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T20 World Cup 2024 – Eng vs Ind – Stagnant England suffers a collage that was in the post since Adelaide

Buttler insists England bow with pride, but three defeats to four major opponents disagree

T20 World Cup 2024 – Eng vs Ind – Stagnant England suffers a collage that was in the post since Adelaide

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From the heights of South Australia to the depths of South America. If England dominated in their T20 World Cup semi-final victory over India in Adelaide 19 months ago, they were outplayed, outplayed and outclassed by the same opponents in Guyana on Thursday. It was not just a defeat, it was a thrashing.

They were not good enough to restrict India with the ball, allowing them to reach a total that Jos Buttler considered to be 20-25 runs above par on a surface that was never likely to suit England, characterised by low bounce. With the bat, their only hope was for Buttler to score half the runs himself: when he swept the 19th ball of the chase behind, the game was all but over.

A series of different decisions will be highlighted: was it the right decision to bowl first on a pitch that would only get slower and lower as the day went on? Did England really need four different seam options in such extreme conditions? Why was Tom Hartley in the team for six weeks if not for this game, at this venue? England played the game they wanted, not the one they got.

But as Buttler acknowledged, this was not a semi-final defined by marginal decisions. It was much more than that, a complete thrashing by a team that had made great strides since the last World Cup on an opponent who had stagnated. A margin of 68 points reflects as much England’s shortcomings as India’s strengths.

“I don’t think (the toss) made the difference between the two teams,” Buttler said. “We thought long and hard about the selection… but I think India played a very good game of cricket: whoever the team was or whatever happened, they were going to be a tough team to beat. We had to be at our best if we were going to win the game and we didn’t do our best today.”

Axar Patel celebrates after getting the better of Jos Buttler ICC/Getty Images

This begs the question: why didn’t they do it? A pitch with low bounce and grip has always been more likely to suit India, but England have few excuses. The team they picked on Thursday played 157 T20Is in the Caribbean and made 436 IPL appearances, facing the same bowlers they faced in Guyana, but they were still found wanting.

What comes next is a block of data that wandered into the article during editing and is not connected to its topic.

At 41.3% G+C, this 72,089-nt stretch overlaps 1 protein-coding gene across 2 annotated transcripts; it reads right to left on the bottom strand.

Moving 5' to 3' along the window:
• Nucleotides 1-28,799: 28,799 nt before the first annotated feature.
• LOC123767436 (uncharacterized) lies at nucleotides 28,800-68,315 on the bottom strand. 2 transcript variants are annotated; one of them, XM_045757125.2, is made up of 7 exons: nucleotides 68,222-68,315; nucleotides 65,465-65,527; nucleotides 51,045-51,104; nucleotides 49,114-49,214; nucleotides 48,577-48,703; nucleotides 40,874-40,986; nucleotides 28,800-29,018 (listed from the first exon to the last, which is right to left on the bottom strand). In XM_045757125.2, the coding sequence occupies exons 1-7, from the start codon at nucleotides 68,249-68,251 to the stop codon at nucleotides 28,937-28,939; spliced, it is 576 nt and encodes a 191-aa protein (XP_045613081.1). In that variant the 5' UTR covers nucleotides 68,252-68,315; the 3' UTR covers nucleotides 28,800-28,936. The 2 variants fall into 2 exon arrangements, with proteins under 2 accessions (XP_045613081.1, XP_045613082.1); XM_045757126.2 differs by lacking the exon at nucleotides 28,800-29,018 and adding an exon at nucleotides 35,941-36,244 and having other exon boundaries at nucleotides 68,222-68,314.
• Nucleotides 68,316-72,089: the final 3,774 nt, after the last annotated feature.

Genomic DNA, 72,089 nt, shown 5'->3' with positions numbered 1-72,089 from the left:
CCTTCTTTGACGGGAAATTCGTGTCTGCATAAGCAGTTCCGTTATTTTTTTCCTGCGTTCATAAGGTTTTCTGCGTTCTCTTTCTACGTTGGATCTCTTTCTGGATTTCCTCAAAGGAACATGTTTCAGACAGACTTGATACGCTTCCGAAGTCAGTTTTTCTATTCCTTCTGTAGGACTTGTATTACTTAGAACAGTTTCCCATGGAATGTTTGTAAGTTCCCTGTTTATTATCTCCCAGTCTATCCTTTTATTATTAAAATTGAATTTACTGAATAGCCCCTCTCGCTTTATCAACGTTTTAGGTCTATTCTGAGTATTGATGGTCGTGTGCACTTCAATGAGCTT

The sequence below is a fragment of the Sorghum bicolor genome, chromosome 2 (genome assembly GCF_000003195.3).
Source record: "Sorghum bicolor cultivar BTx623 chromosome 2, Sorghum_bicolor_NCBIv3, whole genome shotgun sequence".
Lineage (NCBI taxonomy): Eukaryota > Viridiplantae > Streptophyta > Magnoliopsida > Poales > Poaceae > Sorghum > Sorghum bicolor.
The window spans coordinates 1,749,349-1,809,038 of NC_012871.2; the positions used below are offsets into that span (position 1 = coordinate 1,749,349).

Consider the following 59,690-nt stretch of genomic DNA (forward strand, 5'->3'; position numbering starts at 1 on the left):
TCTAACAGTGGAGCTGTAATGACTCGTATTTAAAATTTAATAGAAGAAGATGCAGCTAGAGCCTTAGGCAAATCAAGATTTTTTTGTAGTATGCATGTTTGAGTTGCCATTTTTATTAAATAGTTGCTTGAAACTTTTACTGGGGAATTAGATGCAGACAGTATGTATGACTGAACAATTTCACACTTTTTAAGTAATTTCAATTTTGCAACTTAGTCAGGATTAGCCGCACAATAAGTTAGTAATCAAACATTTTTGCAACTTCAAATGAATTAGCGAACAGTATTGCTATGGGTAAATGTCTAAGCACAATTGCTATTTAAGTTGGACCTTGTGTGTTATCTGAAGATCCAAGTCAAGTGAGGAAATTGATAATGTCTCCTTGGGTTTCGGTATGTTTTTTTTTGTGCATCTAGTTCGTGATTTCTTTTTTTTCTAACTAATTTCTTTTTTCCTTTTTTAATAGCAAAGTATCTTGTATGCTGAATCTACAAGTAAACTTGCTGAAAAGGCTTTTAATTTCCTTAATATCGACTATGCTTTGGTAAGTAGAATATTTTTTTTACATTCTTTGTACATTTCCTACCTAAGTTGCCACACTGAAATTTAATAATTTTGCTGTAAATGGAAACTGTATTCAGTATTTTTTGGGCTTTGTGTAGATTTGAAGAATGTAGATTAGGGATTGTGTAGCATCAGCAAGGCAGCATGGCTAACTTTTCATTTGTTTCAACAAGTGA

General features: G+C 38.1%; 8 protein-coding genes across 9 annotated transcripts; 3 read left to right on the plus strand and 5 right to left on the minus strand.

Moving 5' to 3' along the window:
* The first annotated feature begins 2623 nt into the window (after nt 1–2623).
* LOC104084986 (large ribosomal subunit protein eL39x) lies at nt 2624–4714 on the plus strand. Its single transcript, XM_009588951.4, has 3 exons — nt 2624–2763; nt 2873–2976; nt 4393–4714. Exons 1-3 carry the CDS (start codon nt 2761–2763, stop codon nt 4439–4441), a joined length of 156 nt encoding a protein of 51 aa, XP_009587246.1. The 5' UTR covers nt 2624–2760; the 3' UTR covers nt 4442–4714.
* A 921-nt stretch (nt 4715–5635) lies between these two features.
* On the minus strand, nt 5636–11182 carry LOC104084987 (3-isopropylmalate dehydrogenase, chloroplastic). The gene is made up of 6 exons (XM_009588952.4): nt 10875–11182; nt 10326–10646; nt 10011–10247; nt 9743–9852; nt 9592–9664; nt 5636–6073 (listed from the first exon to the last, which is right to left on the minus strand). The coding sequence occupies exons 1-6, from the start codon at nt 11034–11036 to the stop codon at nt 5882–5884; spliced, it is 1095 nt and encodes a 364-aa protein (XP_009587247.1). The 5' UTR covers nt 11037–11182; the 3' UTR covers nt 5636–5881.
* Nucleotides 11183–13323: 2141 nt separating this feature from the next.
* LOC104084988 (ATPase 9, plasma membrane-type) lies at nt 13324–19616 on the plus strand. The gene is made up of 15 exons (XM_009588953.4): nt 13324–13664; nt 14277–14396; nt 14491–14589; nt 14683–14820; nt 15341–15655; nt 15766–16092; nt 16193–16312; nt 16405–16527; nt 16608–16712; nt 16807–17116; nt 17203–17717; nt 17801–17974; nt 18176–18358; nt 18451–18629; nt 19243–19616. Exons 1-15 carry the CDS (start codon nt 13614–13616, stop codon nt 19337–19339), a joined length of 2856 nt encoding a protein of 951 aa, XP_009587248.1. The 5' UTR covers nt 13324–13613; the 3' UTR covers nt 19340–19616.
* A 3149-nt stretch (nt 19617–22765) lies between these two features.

With the ball, they were either too slow to assess the conditions or too stingy to respect them – unlike two years ago, when they won in Australia. It was a surface that rewarded seamers for hitting the ball into the box for a length of 6-8 yards and every time England strayed from it, they were punished, mainly by Rohit Sharma and Suryakumar Yadav.

Rohit played with the freedom that once characterized England batsmen, encouraged to attack without fear of failure. He took risks in the Powerplay and it paid off, with his 57 in 39 balls being the outstanding innings for either side. And it wasn’t so long ago that English batsmen were considered innovators, but today – as evidenced by his two extraordinary sixes over fine leg and extra cover respectively – Suryakumar is the global trendsetter.

England’s chase betrayed a team that seemed unable to adapt to what it had already seen. They were right to attack in the Powerplay while chasing an above-average total, but they lacked the ability to counter the Indian bowlers: Axar Patel and Kuldeep Yadav rarely left the stumps and thus disorganised the English midfield.

England expected this World Cup to be a “fight” and in the first two rounds they were not far from it: they were drawn against Antigua, Barbados and St Lucia and generally played on flat pitches with real bounce. They were almost eliminated by rain but were impressive in the Super Eight, overcoming the strong West Indies and beating the USA.

They were clinical against weaker opposition throughout the match, but the wider view is far less flattering: against full members, England have lost three out of four games, with defeats to Australia, South Africa and India. They may have reached the semi-finals – the only team to do so in the last four men’s T20 World Cups – but they never looked like the champions-elect.

“I think reaching a World Cup semi-final is an achievement,” insisted Buttler. “We obviously wanted to go all the way – that’s why we came here. We faced a lot of challenges and adversity throughout the tournament and we stuck together and played well enough to get to this point. But unfortunately, at this point, step, we have failed.

“I think back to Leeds when we all played: I think everyone improved. We played well, and not well enough. There are things we did behind the scenes – the way we prepared, the way we trained, the way we played intermittently – that were really good. There’s a lot of talent in the team and we played a top team today in these conditions.”

There was no shame in losing to India, who are the clear favorites heading into Saturday’s final in Barbados. But the manner of the defeat must prompt some introspection for England and their white-ball set-up as a whole. They were beaten not only by the better team, but also the bravest: India were rewarded for their attacking intent while England fell back meekly.

It was a strange day and a strange spectacle, prolonged by rain and India clearly advantaged by the predetermination of the venue of their semi-final. With only a handful of travelling fans, England’s rare boundaries were greeted by the silence of a half-capacity crowd: a fitting welcome to an elimination that had been looming for weeks.

Matt Roller is an assistant editor at ESPNcricinfo. @mroller98

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